Why it is inevitable to take action against fuel subsidies

Oil & Gas
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Tuesday, May 10, 2016 11.50PM / Research 

As signed into law by President Muhammadu Buhari, Budget 2016 has no provisions for fuel subsidies.  

However, the cost of operation for petroleum marketers remains grossly under-recovered due to the reasons, none the least that issue of foreign exchange restrictions. 

While dealing with the almost empty basket of options open to government which has held the foreign exchange liberalization constant, the government must recognize the need to respond by way of reforms to the fuel crisis. 

The immediate concern is to ensure the free flow of supply of fuel for Nigerians while the government perfects plans to change the structure, players and process for fuel business in an economy moving away from crude oil as a major eaner. 

At the industry level, more especially the downstream after series of fuel shortages, it appears inevitable that government will have to adopt an approach that opens the market to forces of demand and supply. 

While this appears simple enough, word on the street suggest that government may favour an approach that allows for a hybrid of sorts or a partial deregulation that ensures at a minimum that supply issues are addressed while the issues related to “true cost” and eventual structure are determined later. 

The issues faced in the sector inclusive of the real cost of the fuel, the supply impact and the fiscal impact on states as explained below, form the basis upon which the government needed to take the action on fuel subsidies.  

The Real Cost of Fuel:

Is the fuel subsidy sustainable in the face of challenges from marketers of the set PPPRA ceiling price of N86.50k/ltr? 

Pricing trend in the past 1 year demonstrates that citizens in areas other than Lagos and Abuja have consistently paid 20 - 50% more for fuel purchased at the pumps. This fact is corroborated by the National Bureau of Statistics (NBS)’s survey which indicates that apart from the Federal Capital (Abuja) and Lagos; citizens continue to pay for fuel at an average price of N150/ltr. 

The survey establishes that the subsidy benefits only a few (urban – metropolitan / few higher income groups) as opposed to the larger citizenry. Unexpectedly market trend indicates that the current approved pump price of N86.50/litre for PMS does not assure marketers of over-recovery if crude oil price continues to trade above $40/bbl. This thus presents an unrealistic price in view of market realities. 

As of today, 80% of the downstream operators are still unable to carry out their business due to unavailability of Foreign exchange at the prescribed CBN rate. PPPRA’s pricing template, as approved, only recognises prevailing CBN Interbank rate which averages N197/$ in Q1 and Q2.  Investigations revealed that the alternative source of FX available to Marketers is the autonomous market rate which presently averages N285/$ as at April 2016. Therefore, to explain the prevailing high prices in certain states, marketers who source FX independently of CBN in order to carry on participation in PMS supply will continue to sell at prices that enable them achieve full cost recovery. 

As such, the false assumption that the current ceiling price adequately covers cost needs to be addressed by providing marketers an alternative to the primary FX market (CBN). The consequence of disregarding this solution will lead to the unsustainable development of NNPC maintaining the role of sole supplier to the detriment of federation revenues.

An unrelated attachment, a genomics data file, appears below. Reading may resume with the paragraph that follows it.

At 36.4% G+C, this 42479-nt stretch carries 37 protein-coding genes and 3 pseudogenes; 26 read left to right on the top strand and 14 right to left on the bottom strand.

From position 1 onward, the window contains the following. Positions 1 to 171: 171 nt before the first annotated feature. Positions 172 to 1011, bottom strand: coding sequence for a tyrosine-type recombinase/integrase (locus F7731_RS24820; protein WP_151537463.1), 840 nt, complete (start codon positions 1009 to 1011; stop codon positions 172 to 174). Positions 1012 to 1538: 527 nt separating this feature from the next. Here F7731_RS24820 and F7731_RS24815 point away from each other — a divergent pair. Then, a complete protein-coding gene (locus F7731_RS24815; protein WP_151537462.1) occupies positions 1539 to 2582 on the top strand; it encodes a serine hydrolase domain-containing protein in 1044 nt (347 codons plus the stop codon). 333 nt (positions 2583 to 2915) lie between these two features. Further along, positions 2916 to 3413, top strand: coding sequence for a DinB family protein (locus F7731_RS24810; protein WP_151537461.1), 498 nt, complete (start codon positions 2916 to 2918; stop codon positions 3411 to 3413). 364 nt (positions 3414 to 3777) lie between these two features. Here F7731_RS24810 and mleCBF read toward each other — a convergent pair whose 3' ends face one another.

The Supply Impact:

At what cost has the government cleared the queues?
For a corporation historically known to be inefficient and unprofitable, NNPC maintains 100% responsibility of fuel importation at subsidised pricing using crude oil as a means of exchange. On a monthly basis, the estimated loss for NNPC is approximately N12.5bn.  

To sustain supply therefore, NNPC extended its crude source for products importation from outside the traditional refinery requirement of 445BbLs/day for petroleum products imports, by using federation cargoes which further reduced the ability of the government to earn FX. 

Similarly, at an import bill of $600m/month for PMS, CBNs liquidity to support the importation of PMS is challenged in the face of dwindling crude oil for exports. The limited crude oil output caused by the spate of renewed vandalism and sabotage of oil infrastructure in the Niger Delta (now 420,000bbls/day lost) and increased participation of NNPC in products supply continue to imply limited ability to earn FX for the Federation and potential crippling of the economy. 

An immediate solution is thus the reduction of this crude to products control by NNPC in order to free up crude for federation revenue. Also the movement of marketers to the autonomous FX market will make available approximately $600m of FX via CBN to be used in other sectors of the economy. 

The Impact on Sovereign States (Fiscal):

The Federal Government continues to incur N13.79/ltr under recovery, while States fail in their fiscal responsibilities
Growing subsidy differential is a threat to state debt profile. As at 29th April 2016, under-recovery of N13.79/litre was recorded in the price of PMS, thus the need to urgently address the trend, as Government has no budgetary provision for subsidy payment in the 2016 Appropriation Bill. 

On a monthly basis, deductions from FAAC payments amount to N13.61bn, while State debts accrue to N34bn/month.  If subsidy was removed, a deduction of the estimated subsidy claim will reduce governmental exposure and support States in their fiscal obligations. 

Clearly continuation of under recoveries in any form for PMS limits the ability of the Federation to deliver its statutory functions such as power generation, security, education, health etc. 

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